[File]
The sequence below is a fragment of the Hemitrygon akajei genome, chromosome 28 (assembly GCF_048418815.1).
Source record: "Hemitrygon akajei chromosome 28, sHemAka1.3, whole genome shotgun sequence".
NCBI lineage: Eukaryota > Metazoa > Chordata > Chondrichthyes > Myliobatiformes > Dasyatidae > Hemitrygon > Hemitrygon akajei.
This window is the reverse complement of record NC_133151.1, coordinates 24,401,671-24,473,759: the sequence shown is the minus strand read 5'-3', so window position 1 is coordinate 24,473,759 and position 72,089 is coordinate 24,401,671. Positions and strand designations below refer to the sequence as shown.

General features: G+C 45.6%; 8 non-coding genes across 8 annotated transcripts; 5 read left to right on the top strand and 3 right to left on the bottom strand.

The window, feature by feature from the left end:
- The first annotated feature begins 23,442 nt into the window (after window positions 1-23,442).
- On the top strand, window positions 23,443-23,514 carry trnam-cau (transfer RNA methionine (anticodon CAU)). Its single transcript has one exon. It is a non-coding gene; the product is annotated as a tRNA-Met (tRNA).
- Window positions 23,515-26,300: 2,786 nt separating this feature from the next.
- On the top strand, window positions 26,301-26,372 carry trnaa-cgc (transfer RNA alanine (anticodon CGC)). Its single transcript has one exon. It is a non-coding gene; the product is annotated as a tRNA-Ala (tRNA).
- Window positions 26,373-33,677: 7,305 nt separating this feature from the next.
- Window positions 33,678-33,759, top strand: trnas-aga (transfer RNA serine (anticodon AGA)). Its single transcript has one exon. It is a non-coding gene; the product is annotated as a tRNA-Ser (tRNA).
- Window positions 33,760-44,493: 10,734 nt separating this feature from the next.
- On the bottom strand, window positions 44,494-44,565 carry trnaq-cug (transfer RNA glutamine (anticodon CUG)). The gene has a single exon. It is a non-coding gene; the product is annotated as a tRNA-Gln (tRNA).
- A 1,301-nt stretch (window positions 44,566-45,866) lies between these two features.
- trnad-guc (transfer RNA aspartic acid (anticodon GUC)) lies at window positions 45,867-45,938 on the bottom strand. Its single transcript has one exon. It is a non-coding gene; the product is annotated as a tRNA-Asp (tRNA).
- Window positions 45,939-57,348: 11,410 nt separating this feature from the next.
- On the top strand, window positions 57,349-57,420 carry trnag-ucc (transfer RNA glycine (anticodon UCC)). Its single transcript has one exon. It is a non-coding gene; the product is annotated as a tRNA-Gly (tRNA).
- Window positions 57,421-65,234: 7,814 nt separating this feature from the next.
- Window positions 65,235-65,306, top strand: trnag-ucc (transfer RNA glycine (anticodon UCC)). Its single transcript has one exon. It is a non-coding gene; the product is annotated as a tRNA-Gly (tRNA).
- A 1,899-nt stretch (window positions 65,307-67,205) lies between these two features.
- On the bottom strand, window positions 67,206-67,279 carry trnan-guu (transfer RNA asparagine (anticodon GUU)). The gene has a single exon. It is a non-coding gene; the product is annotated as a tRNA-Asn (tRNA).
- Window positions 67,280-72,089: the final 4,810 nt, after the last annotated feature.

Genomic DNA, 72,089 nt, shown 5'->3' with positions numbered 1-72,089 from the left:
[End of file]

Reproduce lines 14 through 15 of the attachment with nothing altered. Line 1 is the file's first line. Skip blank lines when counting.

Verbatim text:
- On the bottom strand, window positions 44,494-44,565 carry trnaq-cug (transfer RNA glutamine (anticodon CUG)). The gene has a single exon. It is a non-coding gene; the product is annotated as a tRNA-Gln (tRNA).
- A 1,301-nt stretch (window positions 44,566-45,866) lies between these two features.